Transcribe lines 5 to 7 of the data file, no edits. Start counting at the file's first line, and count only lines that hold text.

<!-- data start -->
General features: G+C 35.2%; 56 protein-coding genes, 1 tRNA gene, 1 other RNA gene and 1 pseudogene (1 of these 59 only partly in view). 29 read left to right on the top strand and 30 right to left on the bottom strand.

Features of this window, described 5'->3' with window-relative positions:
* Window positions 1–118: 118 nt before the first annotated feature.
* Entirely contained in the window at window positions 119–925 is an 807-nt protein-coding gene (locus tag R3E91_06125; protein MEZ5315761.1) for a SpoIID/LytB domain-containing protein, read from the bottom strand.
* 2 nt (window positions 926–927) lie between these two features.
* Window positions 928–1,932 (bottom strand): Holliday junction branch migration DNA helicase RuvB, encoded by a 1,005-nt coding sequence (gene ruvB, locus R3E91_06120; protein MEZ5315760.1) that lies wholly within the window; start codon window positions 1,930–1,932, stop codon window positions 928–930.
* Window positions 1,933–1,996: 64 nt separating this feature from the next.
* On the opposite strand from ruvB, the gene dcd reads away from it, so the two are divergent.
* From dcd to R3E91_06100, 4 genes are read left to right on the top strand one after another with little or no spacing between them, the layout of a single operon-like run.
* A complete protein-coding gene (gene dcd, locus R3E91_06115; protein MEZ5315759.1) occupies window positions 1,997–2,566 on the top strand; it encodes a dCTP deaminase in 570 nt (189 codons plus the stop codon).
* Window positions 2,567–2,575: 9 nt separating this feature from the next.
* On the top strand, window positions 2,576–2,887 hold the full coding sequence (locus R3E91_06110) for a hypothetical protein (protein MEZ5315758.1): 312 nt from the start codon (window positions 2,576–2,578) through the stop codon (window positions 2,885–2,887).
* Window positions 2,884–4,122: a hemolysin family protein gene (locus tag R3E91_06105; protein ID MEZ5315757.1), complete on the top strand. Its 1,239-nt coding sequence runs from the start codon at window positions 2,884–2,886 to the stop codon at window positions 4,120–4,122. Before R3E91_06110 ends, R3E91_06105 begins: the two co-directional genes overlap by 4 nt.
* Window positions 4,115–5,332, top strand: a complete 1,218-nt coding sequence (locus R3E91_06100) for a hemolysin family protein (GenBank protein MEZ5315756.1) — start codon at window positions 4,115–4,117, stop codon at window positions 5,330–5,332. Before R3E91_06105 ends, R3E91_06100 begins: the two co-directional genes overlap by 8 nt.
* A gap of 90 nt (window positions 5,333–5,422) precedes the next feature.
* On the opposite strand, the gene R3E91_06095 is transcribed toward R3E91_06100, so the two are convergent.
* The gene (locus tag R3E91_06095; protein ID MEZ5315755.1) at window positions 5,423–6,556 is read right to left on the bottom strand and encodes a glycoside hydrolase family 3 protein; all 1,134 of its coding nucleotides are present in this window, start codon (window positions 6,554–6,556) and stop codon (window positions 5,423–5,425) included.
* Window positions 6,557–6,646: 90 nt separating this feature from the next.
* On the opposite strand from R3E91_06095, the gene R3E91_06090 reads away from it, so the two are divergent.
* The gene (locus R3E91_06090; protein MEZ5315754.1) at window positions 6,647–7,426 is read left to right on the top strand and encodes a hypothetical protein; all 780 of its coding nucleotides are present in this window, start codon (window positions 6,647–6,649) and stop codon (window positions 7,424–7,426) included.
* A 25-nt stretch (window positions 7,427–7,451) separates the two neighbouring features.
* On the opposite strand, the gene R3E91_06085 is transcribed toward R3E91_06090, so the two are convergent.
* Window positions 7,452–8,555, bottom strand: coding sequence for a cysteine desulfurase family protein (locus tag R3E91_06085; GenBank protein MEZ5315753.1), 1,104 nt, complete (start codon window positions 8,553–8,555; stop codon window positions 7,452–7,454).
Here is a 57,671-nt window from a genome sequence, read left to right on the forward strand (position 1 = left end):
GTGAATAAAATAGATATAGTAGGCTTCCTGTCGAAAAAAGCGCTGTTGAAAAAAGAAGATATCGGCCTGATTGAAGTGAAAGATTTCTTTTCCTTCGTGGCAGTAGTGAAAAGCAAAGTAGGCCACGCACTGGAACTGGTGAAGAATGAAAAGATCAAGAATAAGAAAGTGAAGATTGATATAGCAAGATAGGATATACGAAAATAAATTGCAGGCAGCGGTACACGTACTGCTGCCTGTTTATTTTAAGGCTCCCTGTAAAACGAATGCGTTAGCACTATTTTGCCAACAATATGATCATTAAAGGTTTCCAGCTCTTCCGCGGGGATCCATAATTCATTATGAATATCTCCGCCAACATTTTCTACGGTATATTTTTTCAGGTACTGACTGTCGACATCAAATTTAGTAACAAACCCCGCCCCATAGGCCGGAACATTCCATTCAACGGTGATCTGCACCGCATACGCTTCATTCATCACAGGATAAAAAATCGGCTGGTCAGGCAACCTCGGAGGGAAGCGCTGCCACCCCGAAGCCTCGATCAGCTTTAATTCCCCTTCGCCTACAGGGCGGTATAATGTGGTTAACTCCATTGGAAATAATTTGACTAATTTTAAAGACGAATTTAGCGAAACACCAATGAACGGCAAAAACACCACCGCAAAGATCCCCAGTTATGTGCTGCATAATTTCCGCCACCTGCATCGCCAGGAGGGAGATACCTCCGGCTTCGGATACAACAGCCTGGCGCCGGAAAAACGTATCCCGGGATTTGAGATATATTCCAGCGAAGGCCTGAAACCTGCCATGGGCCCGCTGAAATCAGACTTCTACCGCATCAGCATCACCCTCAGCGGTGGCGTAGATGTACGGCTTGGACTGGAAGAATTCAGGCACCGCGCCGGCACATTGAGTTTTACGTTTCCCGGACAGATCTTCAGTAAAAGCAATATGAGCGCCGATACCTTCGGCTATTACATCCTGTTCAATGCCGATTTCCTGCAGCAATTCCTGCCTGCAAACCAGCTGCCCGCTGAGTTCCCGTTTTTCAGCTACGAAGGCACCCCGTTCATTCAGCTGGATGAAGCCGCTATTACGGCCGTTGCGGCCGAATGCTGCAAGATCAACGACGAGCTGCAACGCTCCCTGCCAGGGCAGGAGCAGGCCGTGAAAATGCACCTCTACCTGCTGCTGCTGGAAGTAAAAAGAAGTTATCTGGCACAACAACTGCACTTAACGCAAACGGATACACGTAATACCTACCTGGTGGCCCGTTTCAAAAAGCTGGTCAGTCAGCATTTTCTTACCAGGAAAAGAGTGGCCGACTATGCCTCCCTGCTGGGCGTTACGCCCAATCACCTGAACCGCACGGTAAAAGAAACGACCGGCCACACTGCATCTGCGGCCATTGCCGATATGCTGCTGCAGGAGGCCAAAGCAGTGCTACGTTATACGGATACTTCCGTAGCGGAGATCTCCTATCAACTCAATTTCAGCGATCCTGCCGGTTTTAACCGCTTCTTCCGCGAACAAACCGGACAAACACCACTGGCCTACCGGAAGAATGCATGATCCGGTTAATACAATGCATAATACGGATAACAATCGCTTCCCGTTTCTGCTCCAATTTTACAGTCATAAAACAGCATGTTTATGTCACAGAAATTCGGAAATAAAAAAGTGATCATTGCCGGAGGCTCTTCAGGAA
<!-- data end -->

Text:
* 2 nt (window positions 926–927) lie between these two features.
* Window positions 928–1,932 (bottom strand): Holliday junction branch migration DNA helicase RuvB, encoded by a 1,005-nt coding sequence (gene ruvB, locus R3E91_06120; protein MEZ5315760.1) that lies wholly within the window; start codon window positions 1,930–1,932, stop codon window positions 928–930.
* Window positions 1,933–1,996: 64 nt separating this feature from the next.